The origin story of URL Media – Poynter


S. Mitra Kalita and Sara Lomax-Reese found themselves in the right place at the right time. One was all about business. The other was at an emotional crossroads on the road. Something – perhaps the presence of other people of color in a largely white space, perhaps the shared passion for disruption – brought them together.

Today, Kalita and Lomax-Reese are business partners, an intense relationship they compare to marriage, and an experience they both describe as transformative.

The two women connected throughout the year Media Transformation Challenge Program, who moved to Poynter in early 2020 (it was previously operated under the Punch Sulzberger program name at Columbia). At the time, Kalita was senior vice president of CNN Digital. Lomax-Reese was the President and CEO of Radio WURD, a Black Talk radio station in Philadelphia.

By the end of 2020, Kalita announcement she was changing her career path to focus on community media businesses, starting with her newsletter Epicenter-NYC. Soon after, Kalita and Lomax-Reese launched Media URL, a network to share money, resources and power with black and brown owned media. WURD and Epicenter-NYC are members of the network, as well as Documented, Naughty, the Haitian time, TBN24, Scroll stack, palaver and Sahan’s Journal. URL Media’s initial funding comes from sponsorships, announcements, paid partnerships and grants, with high-profile supporters like Meghan, the Duchess of Sussex and Prince Harry’s Archewell Foundation.

In this conversation, edited for length and clarity, we talk about the value of connection at MTC, why they chose a for-profit business model for a mission-driven company, and how all news organizations need to redefine. their value to the public.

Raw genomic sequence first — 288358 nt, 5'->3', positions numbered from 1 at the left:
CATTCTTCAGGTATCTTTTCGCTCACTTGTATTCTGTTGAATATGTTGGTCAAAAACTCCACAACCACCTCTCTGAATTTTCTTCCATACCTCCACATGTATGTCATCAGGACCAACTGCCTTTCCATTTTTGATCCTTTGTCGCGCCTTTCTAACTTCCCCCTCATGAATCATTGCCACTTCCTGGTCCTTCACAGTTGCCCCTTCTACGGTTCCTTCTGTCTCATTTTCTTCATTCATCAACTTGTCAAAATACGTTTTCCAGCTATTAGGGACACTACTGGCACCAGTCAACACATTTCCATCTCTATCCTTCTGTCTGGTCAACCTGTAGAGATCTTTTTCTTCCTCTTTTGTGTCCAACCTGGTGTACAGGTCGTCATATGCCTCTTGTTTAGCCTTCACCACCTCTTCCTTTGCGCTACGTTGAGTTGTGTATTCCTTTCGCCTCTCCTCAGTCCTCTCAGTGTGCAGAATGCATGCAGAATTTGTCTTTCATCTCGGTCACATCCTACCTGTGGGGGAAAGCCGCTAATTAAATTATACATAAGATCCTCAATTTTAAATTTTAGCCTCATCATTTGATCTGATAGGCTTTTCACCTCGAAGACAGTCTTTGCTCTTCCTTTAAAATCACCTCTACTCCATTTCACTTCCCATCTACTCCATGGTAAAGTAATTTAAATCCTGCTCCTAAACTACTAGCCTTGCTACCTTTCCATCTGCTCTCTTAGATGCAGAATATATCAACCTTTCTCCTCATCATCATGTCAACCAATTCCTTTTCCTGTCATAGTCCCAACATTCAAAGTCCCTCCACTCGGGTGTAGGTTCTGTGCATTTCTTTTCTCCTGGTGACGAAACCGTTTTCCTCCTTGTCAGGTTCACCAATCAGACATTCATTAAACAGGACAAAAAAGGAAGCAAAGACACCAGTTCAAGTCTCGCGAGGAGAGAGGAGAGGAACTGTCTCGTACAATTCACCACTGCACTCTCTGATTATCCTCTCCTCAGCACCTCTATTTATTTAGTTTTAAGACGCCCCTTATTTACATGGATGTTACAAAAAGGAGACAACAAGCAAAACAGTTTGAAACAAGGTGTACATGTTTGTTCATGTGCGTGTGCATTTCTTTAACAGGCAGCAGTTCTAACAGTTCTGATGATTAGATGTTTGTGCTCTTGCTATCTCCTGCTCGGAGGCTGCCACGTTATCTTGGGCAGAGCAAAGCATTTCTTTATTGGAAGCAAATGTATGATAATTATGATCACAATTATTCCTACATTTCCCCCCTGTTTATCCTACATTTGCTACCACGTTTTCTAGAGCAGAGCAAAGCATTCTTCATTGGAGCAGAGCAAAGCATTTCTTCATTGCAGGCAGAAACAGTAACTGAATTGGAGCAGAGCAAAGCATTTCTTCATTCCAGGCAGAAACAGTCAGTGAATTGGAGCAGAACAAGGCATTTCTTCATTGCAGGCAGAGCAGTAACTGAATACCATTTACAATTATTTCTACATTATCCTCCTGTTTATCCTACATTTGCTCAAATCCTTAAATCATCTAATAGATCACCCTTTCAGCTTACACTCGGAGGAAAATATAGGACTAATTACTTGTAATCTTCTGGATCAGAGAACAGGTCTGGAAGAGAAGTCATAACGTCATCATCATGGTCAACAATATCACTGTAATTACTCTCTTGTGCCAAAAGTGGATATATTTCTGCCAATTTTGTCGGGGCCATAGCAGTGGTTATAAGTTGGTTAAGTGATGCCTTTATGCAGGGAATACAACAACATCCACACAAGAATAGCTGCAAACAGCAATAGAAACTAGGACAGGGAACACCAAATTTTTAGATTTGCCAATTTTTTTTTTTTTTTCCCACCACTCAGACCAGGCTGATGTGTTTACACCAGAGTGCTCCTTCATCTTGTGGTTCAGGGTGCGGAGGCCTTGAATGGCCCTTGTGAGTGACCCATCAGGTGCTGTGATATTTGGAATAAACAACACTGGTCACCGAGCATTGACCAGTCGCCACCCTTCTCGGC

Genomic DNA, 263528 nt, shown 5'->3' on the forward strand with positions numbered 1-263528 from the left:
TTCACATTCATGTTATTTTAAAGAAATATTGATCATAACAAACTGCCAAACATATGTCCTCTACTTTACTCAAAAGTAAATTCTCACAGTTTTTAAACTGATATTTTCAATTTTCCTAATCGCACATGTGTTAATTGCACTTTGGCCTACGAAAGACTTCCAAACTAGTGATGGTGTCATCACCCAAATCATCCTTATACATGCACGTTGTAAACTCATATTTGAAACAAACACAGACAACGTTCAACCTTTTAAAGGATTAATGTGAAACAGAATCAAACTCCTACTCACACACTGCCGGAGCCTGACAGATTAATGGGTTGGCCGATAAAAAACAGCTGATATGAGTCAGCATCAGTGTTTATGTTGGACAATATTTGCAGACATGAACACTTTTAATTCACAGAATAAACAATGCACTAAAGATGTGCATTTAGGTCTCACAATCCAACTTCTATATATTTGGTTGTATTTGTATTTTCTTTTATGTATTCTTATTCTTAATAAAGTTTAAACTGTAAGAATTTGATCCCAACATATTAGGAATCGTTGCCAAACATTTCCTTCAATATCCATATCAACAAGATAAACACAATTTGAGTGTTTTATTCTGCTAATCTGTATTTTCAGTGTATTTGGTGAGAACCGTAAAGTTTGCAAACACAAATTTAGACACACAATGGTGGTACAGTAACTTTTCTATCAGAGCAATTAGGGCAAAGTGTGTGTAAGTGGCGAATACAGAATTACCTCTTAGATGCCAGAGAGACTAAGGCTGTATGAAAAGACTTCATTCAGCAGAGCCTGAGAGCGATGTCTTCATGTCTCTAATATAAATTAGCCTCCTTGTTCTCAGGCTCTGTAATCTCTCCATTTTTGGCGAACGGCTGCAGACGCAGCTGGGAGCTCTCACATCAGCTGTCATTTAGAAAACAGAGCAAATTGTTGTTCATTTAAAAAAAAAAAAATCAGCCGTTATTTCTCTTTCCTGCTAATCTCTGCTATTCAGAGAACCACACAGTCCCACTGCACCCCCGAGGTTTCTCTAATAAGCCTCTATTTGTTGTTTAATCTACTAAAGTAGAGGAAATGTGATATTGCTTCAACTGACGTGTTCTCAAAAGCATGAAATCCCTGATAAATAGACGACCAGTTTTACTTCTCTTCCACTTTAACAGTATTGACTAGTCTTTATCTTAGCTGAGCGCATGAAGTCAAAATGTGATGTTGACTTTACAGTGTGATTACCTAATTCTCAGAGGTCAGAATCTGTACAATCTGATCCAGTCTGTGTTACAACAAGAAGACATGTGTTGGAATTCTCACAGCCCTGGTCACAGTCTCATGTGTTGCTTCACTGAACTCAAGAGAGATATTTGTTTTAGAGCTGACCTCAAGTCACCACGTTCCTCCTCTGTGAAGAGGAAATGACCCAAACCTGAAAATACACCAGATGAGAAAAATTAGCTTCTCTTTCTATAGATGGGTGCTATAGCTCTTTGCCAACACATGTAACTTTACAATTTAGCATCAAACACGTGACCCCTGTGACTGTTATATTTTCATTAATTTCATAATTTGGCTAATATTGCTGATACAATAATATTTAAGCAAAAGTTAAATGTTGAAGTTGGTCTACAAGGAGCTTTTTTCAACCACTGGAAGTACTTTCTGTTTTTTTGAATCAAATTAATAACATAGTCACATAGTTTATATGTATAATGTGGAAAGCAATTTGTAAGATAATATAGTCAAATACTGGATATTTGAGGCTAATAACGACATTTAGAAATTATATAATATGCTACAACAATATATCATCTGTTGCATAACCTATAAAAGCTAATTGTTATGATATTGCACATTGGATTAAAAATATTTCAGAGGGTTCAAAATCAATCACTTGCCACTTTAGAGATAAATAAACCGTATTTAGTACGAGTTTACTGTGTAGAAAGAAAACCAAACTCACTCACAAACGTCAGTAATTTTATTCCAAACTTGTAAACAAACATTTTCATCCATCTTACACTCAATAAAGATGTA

Associated training: Apply for the 2022 Media Transformation Challenge (MTC) program

Mel: You first met during MTC, didn’t you?

Mitra: We met in Phoenix at Google Newsgeist. But I feel like it’s overkill of “meeting” because we got closer at MTC. The thing about TCM is you don’t meet people like, “Do you have siblings? Are you married? Do you have a dog? “You meet them like,” What are you doing? What are you trying to do? ” This is where Sara impressed me. In that first breakout session, I vividly remember saying, “Oh, wow, that woman”.

Sara: I don’t remember that breakout, but I do remember that first week. It was special.

For me personally, I was going through a lot that year. And to be honest, just before MTC, I was on the precipice. I couldn’t see doing the hard work at WURD any longer because I was so exhausted. And then (executive director) Charlie (Baum) or (founder) Doug (Smith) calls me up and says, “Hey, do you want to be on this program? And I was like, ‘What? And Knight is going to pay for it? I spoke to Charlie and we bonded.